A study presented at the 2018 American Association for Cancer Research (AACR) annual meeting showed an association between short-acting calcium channel blockers (CCBs) and the increased risk of pancreatic cancer in postmenopausal women.
CCBs lower blood pressure and treat hypertension by stopping calcium from entering the heart’s muscle cells, relaxing the blood vessels — but like many prescription drugs, they come at a major cost to your health.
Previously, Zhensheng Wang, PhD, a post-doctoral associate and his team at the NCI-designed Dan L. Duncan Comprehensive Cancer Center at Baylor College of Medicine in Houston, Texas showed that hypertension medication raises levels of soluble receptor for advanced glycation end-product (sRAGE). This receptor improves the immune response and reduces inflammation, lowering the risk of pancreatic cancer. Chronic inflammation is an acknowledged risk factor for many types of cancer.
Researchers Find CCBs Up Pancreatic Cancer Risk in Postmenopausal Women
Since blood pressure drugs raise sRAGE levels, the researchers reasoned that anti-hypertensive medications would in turn lower the risk of pancreatic cancer. But when Dr. Wang and his team reviewed data on 145,551 postmenopausal women aged 50-79 who enrolled in the Women’s Health Initiative (WHI), they realized that one category of hypertensive drugs — calcium channel blockers or CCBs — was problematic. Researchers also studied beta-blockers, diuretics and angiotensin-converting enzyme inhibitors.
Using statistical models, Dr. Wang and his team studied the link between all four types of blood pressure medication and pancreatic cancer risk. Their findings showed that women who had taken short-acting CCBs were 66 percent more likely to develop this type of cancer, while women who had taken CCBs for 3 or more years had a 107 percent higher risk. The short-acting CCBs group also had much lower sRAGE levels than women who took other hypertensive drugs.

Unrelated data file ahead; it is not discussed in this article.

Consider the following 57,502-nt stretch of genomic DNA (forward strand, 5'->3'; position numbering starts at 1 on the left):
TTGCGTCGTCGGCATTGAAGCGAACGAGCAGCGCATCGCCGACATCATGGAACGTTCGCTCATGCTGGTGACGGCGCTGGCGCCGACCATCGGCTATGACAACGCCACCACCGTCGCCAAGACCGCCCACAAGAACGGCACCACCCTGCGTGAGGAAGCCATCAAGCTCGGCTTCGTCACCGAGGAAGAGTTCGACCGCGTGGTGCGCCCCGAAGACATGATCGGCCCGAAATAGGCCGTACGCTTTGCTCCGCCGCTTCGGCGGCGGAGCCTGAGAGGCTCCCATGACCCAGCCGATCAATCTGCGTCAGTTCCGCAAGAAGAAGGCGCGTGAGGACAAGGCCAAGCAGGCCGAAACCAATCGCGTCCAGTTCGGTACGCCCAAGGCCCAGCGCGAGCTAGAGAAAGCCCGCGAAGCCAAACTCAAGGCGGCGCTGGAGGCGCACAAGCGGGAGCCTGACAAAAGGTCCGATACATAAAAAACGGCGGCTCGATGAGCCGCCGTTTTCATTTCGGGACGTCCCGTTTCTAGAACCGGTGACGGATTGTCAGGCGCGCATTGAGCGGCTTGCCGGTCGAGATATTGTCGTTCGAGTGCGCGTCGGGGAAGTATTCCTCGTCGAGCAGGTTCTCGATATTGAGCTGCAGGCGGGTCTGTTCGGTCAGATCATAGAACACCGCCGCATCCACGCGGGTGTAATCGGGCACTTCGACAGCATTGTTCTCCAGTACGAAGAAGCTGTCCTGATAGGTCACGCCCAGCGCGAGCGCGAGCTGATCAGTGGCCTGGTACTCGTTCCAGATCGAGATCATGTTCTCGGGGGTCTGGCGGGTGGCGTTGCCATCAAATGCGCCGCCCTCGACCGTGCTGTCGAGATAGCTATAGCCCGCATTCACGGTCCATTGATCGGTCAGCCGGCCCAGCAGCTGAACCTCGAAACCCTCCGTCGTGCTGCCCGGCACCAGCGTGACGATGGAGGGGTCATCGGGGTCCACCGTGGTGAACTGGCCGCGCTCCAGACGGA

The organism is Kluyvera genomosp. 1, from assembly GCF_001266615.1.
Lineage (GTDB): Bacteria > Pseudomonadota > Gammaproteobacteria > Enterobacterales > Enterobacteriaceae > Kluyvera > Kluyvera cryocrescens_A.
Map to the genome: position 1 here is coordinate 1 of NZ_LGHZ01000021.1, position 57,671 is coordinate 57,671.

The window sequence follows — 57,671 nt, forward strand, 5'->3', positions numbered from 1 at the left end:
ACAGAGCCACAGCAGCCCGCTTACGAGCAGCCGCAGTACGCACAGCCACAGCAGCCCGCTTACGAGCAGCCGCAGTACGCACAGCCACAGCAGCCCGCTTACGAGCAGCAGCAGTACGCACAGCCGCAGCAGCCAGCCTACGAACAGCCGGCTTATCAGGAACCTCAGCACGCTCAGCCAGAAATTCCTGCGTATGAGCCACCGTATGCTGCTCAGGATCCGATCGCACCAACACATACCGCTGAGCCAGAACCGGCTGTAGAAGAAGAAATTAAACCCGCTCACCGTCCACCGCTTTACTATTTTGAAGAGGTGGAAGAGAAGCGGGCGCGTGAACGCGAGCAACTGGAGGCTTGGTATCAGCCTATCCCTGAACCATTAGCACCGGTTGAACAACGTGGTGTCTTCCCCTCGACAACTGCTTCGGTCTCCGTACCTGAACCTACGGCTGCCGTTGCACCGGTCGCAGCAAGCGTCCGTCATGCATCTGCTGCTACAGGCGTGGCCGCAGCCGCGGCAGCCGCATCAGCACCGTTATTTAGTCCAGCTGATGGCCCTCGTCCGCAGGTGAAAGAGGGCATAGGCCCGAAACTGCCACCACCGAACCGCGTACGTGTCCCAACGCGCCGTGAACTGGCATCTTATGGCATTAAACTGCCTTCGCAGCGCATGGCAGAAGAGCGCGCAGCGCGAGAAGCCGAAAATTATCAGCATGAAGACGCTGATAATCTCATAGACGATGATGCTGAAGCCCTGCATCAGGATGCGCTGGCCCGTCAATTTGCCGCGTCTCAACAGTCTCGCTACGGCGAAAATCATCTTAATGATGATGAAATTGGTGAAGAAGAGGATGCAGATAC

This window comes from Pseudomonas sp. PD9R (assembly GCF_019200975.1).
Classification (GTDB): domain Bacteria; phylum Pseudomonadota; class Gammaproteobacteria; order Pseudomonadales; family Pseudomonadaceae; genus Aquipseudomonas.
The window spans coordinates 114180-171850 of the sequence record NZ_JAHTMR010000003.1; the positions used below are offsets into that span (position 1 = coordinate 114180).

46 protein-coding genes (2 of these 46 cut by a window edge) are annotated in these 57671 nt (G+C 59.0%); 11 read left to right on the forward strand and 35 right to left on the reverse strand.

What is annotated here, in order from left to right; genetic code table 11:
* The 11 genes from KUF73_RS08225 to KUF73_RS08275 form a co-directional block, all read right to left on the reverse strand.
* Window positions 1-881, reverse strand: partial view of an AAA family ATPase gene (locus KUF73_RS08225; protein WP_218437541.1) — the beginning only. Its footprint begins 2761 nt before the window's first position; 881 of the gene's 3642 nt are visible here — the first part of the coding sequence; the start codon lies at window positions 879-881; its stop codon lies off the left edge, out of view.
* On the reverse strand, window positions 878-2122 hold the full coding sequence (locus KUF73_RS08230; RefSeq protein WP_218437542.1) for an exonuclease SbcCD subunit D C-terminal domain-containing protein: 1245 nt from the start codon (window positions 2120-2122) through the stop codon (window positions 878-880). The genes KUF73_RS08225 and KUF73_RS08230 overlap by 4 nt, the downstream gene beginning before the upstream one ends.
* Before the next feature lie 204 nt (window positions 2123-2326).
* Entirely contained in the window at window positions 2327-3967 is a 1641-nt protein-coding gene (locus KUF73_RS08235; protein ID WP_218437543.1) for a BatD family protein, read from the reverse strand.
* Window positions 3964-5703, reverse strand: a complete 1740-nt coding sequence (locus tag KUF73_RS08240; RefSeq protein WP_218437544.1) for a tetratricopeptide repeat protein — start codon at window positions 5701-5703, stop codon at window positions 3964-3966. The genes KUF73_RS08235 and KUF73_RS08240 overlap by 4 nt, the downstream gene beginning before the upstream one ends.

“[T]he blockage of the calcium channel caused by [the] use of CCBs may potentially reduce sRAGE release,” Dr. Wang said, “and thus further decrease the levels of anti-inflammatory sRAGE.” Hypertension is also a component of metabolic syndrome which is a possible risk for pancreatic cancer.
These findings may help explain why pancreatic cancer typically occurs in elderly people who have medical conditions like hypertension. Since the use of antihypertensive medication use has increased, “…it is of great public health significance to address the potential association between antihypertensive medication use and risk of pancreatic cancer in the general population,” says Dr. Wang.
Pancreatic cancer is the fourth leading cause of cancer-related mortality in the U.S. According to the National Cancer Institute, 55,000 people will be diagnosed with pancreatic cancer in 2018. Only 8.5 percent will survive for 5 years.